“I recommend you take a fiber supplement.”
This was the advice I was given from a doctor who specializes in gastrointestinal (GI) disorders that I saw back in 2005. I had just moved to San Francisco to start my new research position at a biopharmaceutical company. I had been struggling with severe cramping, gas, bloating, and constipation for many years and wanted to feel better. I knew that fiber helped alleviate constipation, but I found myself wondering, Why take a supplement when you can eat the real thing?
Even though I had all this training in the molecular life sciences, I had not yet connected my knowledge of organic chemistry to human nutrition and my own health. I started taking the fiber supplement as directed, but it wasn’t long before I decided that instead, I was going to modify my daily diet to include enough fiber from whole foods and to eliminate other foods that were potentially causing the GI discomfort.
Why not just take the supplement or pill? Isn’t it easier and more effective? Can this reductionist approach to food and health actually be better than eating the food components as nature intended? The answer is (usually) no. Unfortunately, the ideology of “nutritionism” is a flawed and oversimplified understanding of how these so-called “nutrients” create a healthy human body (hint: foods are not merely the sum of their nutrient parts). It is just a start for modern science to try and tease out the complexities of human nutrition and human health.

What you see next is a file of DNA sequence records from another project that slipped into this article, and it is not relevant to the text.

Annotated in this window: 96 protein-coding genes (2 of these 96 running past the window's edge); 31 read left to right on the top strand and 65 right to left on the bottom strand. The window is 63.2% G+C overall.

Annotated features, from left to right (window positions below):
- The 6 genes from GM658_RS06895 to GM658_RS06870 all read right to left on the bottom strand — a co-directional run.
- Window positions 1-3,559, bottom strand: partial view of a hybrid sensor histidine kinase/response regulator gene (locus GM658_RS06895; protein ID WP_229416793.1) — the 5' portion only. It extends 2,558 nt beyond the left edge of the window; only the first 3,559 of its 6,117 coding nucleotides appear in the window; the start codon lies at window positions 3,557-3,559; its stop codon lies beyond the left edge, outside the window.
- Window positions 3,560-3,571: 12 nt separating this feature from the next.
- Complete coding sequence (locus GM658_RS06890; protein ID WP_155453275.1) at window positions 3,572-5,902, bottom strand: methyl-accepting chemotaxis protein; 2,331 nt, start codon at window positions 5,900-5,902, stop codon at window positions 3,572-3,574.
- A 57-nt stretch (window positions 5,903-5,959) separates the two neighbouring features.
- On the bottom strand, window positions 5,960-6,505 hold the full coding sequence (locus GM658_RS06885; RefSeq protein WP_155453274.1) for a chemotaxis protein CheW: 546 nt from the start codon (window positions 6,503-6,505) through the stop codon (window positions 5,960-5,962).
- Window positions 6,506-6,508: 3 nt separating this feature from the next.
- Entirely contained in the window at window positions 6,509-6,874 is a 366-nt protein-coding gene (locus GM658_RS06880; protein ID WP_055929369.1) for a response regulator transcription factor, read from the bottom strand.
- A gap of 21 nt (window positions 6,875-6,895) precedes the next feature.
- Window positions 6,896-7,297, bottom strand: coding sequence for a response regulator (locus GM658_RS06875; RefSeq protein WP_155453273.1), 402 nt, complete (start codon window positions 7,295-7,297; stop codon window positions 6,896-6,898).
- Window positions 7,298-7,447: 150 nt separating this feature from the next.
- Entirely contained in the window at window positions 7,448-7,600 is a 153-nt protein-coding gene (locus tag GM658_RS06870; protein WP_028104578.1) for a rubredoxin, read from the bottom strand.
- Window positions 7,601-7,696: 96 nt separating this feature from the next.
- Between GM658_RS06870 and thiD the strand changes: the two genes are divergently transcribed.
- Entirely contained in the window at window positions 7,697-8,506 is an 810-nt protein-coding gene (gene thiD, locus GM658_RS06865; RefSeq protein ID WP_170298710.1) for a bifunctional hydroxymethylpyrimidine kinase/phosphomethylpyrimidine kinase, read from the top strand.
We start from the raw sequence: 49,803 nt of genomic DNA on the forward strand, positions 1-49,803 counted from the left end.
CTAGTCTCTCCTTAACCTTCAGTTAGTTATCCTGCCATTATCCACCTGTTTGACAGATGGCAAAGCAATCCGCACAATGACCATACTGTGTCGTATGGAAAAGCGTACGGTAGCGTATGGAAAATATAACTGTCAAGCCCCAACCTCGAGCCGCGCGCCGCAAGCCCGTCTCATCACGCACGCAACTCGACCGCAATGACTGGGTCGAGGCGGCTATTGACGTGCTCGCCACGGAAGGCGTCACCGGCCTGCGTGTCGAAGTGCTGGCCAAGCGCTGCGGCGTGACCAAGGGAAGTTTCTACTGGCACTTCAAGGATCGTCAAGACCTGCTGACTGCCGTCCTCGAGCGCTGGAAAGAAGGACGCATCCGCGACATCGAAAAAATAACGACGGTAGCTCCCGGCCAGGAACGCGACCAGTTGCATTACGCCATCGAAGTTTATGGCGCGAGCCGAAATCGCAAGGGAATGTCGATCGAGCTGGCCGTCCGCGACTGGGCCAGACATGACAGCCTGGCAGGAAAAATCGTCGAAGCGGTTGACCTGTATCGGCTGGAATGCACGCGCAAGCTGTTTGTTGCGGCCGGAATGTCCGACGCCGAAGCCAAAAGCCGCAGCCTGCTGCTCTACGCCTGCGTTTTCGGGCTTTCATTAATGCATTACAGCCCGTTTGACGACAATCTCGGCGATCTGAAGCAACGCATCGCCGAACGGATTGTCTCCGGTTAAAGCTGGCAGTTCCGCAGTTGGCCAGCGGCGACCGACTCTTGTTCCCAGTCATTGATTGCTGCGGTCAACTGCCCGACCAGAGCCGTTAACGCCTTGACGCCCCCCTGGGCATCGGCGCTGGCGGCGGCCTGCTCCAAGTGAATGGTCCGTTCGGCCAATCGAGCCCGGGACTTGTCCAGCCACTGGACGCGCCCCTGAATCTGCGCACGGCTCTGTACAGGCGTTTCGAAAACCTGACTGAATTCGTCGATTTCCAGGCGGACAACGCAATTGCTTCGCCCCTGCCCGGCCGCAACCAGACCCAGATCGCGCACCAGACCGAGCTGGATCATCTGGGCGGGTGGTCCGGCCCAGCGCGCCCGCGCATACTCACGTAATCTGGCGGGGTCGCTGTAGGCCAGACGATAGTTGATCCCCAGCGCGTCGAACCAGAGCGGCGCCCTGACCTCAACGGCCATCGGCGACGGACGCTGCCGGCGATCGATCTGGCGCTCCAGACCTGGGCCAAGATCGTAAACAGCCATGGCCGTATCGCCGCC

From my extensive experience in medicinal chemistry and drug discovery research, it is not beneficial to turn to a pill, especially for your daily nutrients. Unless you know that you have a specific deficiency that needs supplementation for a medical condition, I advise eating real whole foods instead of taking supplements.
Here are my top four reasons why:
1. Many “health claims” lack scientific, clinical, or epidemiological data.
The term “supplement” encompasses a huge number of distinct compounds and mixtures containing such ingredients as vitamins, minerals, herbs, amino acids, and enzymes, with each having its own unique physical and chemical properties. Supplement manufacturers are allowed to make “health claims” on product labels that describe a relationship between a specific dietary nutrient and a health-related condition; however, the “FDA is not authorized to review dietary supplement products for safety and effectiveness before they are marketed.”